Japanese New Nuclear Migrants

29.03.2011 - Hong Kong, SAR - Tony Henderson

“That was the first time I was deep in nature and yet had to care about how I breathe. That was a really scary realisation and moment. Especially thinking of our children. I had never paid that much attention to the air we are breathing. Now I have learnt that seventy per cent of our human energy is taken from the mix of air we breathe.”

However, Koichi has a way out, as a worldly-wise traveller, he has an bolt hole in Argentina’s Patagonia but that’s very unusual in this land of Japan famed for its stereotypes, typified in the ‘the salary man”. The Japanese, like the majority of any nation’s peoples, are only familiar with a family type of circumscribed lifestyle close to home. What now for so many people in the northern-most parts of Japan suffering under the threat of nuclear radiation?

Koichi’s story starts six years after leaving university which period was spent as a cog in the wheel of Mitsubishi Trading Corporation. He then travelled far and wide before returning home, marrying, and, although not in the usual way, settling down in the northernmost island of Japan, Hokkaido.

“Hokkaido is a beautiful island, a place where nature is abundantly present,” informed Koichi. “It was in a sense a second stage of life for me, being there, after walking locally and internationally, and planting trees.”

“This year we were planning to walk once again Japan but that big earthquake hit northern Japan and the problem with the nuclear power plants arose. Alarmed, I spoke with a good friend who knows about nuclear power as he has been fighting against it for thirty years or more and he understands the dangers of the situation very well. He advised, strongly, that we should get away immediately from Japan.”

Koichi and his wife Ai had rented a dome house of the type designed by Buckminster Fuller, a geodesic dome, a house built thirty years previously. They had been in residence for three years. Beautifully situated fronting a beach, it had an ocean view, uncluttered by anything else, pure ocean. This was in a suburb of Otaru, on a hill top.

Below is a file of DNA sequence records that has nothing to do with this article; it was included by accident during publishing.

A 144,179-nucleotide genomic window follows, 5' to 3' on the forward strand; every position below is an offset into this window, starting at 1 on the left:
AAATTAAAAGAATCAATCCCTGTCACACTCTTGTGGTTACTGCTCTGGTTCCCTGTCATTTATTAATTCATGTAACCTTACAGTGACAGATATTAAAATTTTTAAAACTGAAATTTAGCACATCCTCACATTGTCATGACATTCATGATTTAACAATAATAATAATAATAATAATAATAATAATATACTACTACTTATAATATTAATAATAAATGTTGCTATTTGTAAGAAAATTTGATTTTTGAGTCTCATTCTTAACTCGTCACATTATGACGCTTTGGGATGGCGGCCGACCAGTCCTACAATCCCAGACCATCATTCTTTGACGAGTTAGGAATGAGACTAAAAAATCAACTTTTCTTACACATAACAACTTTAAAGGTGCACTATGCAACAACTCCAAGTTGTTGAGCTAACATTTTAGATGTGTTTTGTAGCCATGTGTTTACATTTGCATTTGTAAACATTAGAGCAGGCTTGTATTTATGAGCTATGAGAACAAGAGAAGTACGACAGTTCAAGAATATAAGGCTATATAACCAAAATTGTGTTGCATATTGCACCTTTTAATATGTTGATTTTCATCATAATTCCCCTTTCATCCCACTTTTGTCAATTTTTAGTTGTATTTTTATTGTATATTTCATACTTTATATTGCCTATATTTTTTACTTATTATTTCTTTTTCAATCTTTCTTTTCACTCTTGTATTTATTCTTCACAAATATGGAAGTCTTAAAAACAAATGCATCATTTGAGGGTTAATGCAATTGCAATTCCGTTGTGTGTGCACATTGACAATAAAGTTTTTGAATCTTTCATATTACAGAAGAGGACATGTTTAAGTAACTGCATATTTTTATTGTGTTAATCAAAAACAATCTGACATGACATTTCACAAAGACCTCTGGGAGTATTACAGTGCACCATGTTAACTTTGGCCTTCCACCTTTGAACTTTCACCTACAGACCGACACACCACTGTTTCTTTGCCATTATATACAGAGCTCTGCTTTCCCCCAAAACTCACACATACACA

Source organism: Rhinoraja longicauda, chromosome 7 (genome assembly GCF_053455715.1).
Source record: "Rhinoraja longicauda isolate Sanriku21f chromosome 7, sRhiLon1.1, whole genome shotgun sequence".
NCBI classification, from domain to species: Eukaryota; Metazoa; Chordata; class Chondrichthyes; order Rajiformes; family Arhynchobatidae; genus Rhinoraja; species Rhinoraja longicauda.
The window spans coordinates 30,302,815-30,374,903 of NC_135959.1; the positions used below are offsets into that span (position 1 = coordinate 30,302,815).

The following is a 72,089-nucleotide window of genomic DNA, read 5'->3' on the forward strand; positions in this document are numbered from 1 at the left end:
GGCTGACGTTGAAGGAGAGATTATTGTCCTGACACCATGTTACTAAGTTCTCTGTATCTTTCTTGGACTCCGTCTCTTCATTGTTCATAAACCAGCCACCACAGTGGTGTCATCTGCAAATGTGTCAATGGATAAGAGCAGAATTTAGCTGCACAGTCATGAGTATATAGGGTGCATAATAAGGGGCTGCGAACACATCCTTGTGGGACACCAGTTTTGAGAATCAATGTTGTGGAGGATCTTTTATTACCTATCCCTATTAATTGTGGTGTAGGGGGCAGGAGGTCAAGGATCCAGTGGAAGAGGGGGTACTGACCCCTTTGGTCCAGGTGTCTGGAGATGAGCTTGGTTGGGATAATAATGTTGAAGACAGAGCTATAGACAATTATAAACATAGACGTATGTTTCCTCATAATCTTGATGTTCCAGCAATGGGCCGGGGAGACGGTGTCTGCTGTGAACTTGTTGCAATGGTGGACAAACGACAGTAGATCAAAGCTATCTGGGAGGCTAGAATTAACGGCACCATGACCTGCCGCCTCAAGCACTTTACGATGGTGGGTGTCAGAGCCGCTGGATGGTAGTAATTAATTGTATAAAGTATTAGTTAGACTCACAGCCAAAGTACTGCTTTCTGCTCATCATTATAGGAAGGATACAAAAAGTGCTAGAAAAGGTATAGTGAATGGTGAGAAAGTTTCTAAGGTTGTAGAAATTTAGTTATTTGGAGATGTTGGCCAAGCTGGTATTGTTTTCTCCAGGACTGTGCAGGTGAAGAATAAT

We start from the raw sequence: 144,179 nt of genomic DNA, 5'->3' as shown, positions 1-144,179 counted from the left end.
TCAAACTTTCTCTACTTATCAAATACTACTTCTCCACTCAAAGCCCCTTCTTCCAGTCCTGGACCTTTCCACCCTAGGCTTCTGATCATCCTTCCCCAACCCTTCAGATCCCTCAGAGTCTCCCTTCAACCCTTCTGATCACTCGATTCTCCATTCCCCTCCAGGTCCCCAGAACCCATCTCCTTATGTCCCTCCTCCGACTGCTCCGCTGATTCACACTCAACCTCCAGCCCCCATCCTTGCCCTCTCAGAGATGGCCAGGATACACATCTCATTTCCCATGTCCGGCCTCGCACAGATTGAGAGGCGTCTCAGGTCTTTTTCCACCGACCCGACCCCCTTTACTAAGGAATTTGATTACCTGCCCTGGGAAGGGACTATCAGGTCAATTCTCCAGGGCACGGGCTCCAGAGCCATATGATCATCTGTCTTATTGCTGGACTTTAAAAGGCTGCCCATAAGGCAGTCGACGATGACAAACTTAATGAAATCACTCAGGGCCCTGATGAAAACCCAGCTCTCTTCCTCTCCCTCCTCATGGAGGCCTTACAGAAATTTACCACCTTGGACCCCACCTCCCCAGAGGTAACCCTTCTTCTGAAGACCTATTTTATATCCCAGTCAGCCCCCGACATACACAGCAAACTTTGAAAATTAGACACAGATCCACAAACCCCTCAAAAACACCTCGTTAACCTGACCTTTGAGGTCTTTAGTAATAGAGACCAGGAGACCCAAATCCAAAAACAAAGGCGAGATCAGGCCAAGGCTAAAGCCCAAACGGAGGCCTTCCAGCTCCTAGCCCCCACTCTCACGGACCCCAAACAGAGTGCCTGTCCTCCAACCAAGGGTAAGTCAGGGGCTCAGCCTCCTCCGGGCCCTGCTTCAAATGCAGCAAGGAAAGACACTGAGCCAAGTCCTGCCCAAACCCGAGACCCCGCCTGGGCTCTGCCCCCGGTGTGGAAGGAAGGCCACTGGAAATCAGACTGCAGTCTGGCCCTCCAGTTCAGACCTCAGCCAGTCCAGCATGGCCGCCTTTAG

These days Ai likes to engage in learning a practical self sufficiency in food and in making clothes for the children, she also wants to build an earthbag house, to learn how to survive, to allow her children to survive, so they can be strong. She was a WWOOFer (World Wide Opportunities on Organic Farms or Willing Workers on Organic Farms), for a year in Australia while Koichi has been fermenting an idea about settling down as a farmer.

Then it happened.

“The Fukushima plant lies about 700 kilometres away from us. While we did not get any direct affect from the earthquake or the tsunami we began to be concerned about wind-blown radiation dust, especially after listening carefully to our good friend. Disaster loomed. We looked at our children, considering many things.”

At that time Koichi was in Skype contact with Earthwalker Paul Coleman – who was well into the project of building an earthbag house – and in fact had intended visiting him around this time though he had cancelled that trip for various reasons but after talking with Earthwalker again, reconsidered, thinking it was the moment to travel, to Patagonia.